By Craig Buckler

Load Non-blocking JavaScript with HTML5 Async and Defer

By Craig Buckler

Loading JavaScript is one of the biggest performance bottlenecks. Under normal circumstances, a script tag causes the browser to halt rendering, load a file, and run the code. The browser is blocked from doing other useful work because your JavaScript could write to the page, modify existing elements, or redirect to another URL.For this reason, it’s good practice to place script tags at the bottom of the HTML, just before </body>. The browser may be unresponsive for a second or two, but it’s not noticeable because the main content has loaded.However, even that solution is inadequate for today’s multi-megabyte client-side applications. In extreme cases, it’s necessary to load large code libraries using script tag injections or Ajax techniques. This prevents blocking, but requires additional code and rigorous testing to ensure that scripts run in the correct order in all browsers.


The defer Attribute

The defer attribute makes a solemn promise to the browser. It states that your JavaScript does not contain any document.write or DOM modification nastiness:

<script src="file.js" defer></script>

The browser will begin to download file.js and other deferred scripts in parallel without stopping page processing.defer was implemented in Internet Explorer version 4.0 — over 12 years ago! It’s also been available in Firefox since version 3.5.While all deferred scripts are guaranteed to run in sequence, it’s difficult to determine when that will occur. In theory, it should happen after the DOM has completely loaded, shortly before the DOMContentLoaded event. In practice, it depends on the OS and browser, whether the script is cached, and what other scripts are doing at the time.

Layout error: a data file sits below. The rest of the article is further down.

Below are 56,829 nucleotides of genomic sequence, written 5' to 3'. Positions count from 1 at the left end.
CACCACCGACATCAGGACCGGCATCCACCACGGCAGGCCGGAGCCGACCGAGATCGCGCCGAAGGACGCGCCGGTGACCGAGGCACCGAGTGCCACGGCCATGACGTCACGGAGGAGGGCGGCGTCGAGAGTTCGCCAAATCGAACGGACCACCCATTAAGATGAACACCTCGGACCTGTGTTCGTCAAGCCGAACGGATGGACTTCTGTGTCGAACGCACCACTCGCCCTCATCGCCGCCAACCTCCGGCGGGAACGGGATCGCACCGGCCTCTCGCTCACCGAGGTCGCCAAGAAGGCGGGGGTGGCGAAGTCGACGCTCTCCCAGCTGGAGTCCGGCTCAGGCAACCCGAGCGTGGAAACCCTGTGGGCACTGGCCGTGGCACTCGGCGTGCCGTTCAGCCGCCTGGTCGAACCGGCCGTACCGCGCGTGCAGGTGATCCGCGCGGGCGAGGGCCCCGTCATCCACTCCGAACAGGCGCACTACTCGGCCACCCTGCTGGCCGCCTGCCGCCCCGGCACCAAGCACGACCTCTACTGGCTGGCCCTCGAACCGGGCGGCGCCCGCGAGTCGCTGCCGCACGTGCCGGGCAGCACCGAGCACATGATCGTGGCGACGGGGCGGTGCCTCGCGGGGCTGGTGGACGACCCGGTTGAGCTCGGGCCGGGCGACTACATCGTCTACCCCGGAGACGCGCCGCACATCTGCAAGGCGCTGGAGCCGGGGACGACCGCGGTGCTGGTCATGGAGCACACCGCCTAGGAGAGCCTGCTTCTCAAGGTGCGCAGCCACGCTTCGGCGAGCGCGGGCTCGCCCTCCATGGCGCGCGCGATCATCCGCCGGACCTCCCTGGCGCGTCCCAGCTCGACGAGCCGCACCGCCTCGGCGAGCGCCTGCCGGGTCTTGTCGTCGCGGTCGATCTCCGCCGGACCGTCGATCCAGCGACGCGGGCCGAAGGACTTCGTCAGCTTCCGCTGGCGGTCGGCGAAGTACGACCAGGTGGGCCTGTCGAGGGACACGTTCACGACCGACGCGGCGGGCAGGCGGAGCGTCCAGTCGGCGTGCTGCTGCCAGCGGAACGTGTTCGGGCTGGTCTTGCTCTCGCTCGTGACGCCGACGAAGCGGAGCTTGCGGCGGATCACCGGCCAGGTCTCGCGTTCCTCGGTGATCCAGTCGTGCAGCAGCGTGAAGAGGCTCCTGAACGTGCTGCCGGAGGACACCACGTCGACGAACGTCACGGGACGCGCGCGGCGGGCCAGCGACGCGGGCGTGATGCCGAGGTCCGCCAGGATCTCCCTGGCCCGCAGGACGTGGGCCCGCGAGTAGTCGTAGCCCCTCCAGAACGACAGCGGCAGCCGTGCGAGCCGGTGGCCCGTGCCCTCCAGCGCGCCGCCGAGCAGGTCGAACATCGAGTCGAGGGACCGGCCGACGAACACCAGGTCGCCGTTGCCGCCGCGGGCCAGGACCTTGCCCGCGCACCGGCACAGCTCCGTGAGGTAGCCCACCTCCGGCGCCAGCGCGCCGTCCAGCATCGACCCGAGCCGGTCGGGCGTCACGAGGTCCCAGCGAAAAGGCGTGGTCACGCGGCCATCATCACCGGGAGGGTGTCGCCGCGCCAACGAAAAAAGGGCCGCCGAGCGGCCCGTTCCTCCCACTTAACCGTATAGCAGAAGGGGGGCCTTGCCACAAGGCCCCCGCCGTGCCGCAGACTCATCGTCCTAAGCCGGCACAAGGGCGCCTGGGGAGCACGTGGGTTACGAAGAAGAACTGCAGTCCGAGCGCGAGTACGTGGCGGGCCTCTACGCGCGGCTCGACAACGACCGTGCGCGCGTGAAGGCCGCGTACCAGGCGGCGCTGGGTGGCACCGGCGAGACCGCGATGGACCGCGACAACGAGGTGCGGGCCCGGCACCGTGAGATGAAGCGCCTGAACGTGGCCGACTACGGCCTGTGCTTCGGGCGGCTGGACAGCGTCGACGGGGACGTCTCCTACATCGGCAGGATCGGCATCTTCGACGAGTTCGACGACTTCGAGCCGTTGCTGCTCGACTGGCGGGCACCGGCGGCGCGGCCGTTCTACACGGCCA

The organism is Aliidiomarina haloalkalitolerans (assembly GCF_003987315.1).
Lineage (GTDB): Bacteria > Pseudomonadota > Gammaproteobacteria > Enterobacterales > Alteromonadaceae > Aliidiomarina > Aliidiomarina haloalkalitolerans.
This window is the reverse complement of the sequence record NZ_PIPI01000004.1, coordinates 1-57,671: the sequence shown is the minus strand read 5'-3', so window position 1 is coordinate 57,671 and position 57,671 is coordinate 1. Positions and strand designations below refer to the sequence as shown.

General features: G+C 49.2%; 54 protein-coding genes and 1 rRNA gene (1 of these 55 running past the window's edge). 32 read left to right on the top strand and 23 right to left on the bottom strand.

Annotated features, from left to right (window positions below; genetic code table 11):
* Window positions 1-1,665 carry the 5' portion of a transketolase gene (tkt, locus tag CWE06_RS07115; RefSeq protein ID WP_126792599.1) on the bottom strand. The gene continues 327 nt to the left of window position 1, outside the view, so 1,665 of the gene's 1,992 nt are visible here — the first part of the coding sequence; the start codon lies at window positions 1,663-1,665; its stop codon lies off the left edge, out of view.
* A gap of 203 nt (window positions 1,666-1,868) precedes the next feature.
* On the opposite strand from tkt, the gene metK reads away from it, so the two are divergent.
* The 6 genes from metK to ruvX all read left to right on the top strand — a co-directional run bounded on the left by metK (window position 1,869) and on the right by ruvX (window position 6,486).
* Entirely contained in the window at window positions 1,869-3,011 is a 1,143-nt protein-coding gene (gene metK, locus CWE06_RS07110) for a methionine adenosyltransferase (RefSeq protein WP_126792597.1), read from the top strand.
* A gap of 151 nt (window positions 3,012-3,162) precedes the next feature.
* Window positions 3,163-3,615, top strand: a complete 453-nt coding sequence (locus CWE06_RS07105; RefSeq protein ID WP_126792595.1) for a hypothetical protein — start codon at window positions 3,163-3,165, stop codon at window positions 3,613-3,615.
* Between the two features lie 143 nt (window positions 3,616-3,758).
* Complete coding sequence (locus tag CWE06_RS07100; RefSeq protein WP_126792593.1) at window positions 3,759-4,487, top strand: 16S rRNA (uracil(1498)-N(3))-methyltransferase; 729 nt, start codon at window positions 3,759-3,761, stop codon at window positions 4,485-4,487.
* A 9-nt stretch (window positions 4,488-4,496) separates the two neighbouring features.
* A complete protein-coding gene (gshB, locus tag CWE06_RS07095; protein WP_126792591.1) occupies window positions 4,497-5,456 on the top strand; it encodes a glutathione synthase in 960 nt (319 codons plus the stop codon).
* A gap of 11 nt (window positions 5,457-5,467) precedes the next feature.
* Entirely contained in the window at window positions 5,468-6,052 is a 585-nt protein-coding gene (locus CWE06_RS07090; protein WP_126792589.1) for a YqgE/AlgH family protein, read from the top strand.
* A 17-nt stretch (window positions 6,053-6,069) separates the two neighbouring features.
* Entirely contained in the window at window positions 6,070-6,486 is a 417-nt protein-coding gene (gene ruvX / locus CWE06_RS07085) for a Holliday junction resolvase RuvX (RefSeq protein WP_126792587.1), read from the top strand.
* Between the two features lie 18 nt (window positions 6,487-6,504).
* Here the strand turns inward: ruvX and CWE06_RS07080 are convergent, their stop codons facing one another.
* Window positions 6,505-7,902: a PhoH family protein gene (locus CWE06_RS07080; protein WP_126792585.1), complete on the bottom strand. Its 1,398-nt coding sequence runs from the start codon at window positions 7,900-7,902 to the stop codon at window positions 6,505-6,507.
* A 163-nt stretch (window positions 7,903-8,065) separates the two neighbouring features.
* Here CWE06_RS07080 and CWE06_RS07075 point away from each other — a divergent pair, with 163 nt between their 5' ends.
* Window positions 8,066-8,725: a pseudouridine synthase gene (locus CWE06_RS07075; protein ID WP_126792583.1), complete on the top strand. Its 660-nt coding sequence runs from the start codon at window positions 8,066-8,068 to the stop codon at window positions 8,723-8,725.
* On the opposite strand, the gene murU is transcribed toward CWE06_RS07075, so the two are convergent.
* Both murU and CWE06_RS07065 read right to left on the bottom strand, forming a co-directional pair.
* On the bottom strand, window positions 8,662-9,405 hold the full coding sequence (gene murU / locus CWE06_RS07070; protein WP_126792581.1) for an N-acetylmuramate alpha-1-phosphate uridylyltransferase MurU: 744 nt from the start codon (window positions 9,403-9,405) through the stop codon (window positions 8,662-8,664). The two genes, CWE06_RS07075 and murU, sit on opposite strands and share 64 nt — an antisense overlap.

The async Attribute

async has been introduced in HTML5:

<script src="file.js" async></script>

async is identical to defer, except that the script executes at the first opportunity after download (an optional onload attribute can be added to run a specific function). You can’t guarantee that scripts will execute in sequence, but they will have loaded by the time the window onload event fires.There’s support for async in Firefox 3.6, Opera 10.5, and the latest WebKit build, so it should appear in the next versions of Chrome and Safari. IE9 is yet to support async, but the IE team could easily add it as an alias for defer. You can use both async and defer to support all browsers — even IE4.Perhaps within a few months, we’ll finally have a native, non-blocking JavaScript loading method that works in all browsers.

Note: Opera’s Delayed Script Execution

Opera provides an experimental Delayed Script Execution facility, which can be enabled in about:config. It remembers where an async script was loaded on the page, so it’s possible to use document.write or modify the DOM.The feature would immediately benefit widgets and adverts that block page loading. Let’s hope Microsoft, Mozilla, and WebKit follow Opera’s lead.